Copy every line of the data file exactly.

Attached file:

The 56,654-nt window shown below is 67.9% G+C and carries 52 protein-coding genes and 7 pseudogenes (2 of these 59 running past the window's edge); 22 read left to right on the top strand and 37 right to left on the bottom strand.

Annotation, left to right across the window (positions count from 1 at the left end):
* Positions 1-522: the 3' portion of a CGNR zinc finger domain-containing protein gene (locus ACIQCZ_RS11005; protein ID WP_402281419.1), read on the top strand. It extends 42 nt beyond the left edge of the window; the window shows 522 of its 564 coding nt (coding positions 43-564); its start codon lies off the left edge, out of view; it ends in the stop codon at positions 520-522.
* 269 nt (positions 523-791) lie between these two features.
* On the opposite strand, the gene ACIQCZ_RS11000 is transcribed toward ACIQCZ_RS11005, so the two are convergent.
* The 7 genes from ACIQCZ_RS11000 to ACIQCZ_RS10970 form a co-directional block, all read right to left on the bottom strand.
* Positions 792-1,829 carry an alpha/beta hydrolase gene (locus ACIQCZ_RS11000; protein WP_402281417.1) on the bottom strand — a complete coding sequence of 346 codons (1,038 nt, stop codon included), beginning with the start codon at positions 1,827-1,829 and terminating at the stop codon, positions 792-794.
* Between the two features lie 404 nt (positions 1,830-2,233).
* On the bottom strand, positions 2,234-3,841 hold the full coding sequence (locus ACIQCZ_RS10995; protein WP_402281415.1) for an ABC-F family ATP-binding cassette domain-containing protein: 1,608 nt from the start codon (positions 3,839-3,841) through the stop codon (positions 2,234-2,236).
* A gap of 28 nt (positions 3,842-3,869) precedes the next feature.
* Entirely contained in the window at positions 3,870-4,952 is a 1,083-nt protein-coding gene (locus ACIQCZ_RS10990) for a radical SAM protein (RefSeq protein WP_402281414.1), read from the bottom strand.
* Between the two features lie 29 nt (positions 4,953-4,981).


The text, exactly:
The 56,654-nt window shown below is 67.9% G+C and carries 52 protein-coding genes and 7 pseudogenes (2 of these 59 running past the window's edge); 22 read left to right on the top strand and 37 right to left on the bottom strand.

Annotation, left to right across the window (positions count from 1 at the left end):
* Positions 1-522: the 3' portion of a CGNR zinc finger domain-containing protein gene (locus ACIQCZ_RS11005; protein ID WP_402281419.1), read on the top strand. It extends 42 nt beyond the left edge of the window; the window shows 522 of its 564 coding nt (coding positions 43-564); its start codon lies off the left edge, out of view; it ends in the stop codon at positions 520-522.
* 269 nt (positions 523-791) lie between these two features.
* On the opposite strand, the gene ACIQCZ_RS11000 is transcribed toward ACIQCZ_RS11005, so the two are convergent.
* The 7 genes from ACIQCZ_RS11000 to ACIQCZ_RS10970 form a co-directional block, all read right to left on the bottom strand.
* Positions 792-1,829 carry an alpha/beta hydrolase gene (locus ACIQCZ_RS11000; protein WP_402281417.1) on the bottom strand — a complete coding sequence of 346 codons (1,038 nt, stop codon included), beginning with the start codon at positions 1,827-1,829 and terminating at the stop codon, positions 792-794.
* Between the two features lie 404 nt (positions 1,830-2,233).
* On the bottom strand, positions 2,234-3,841 hold the full coding sequence (locus ACIQCZ_RS10995; protein WP_402281415.1) for an ABC-F family ATP-binding cassette domain-containing protein: 1,608 nt from the start codon (positions 3,839-3,841) through the stop codon (positions 2,234-2,236).
* A gap of 28 nt (positions 3,842-3,869) precedes the next feature.
* Entirely contained in the window at positions 3,870-4,952 is a 1,083-nt protein-coding gene (locus ACIQCZ_RS10990) for a radical SAM protein (RefSeq protein WP_402281414.1), read from the bottom strand.
* Between the two features lie 29 nt (positions 4,953-4,981).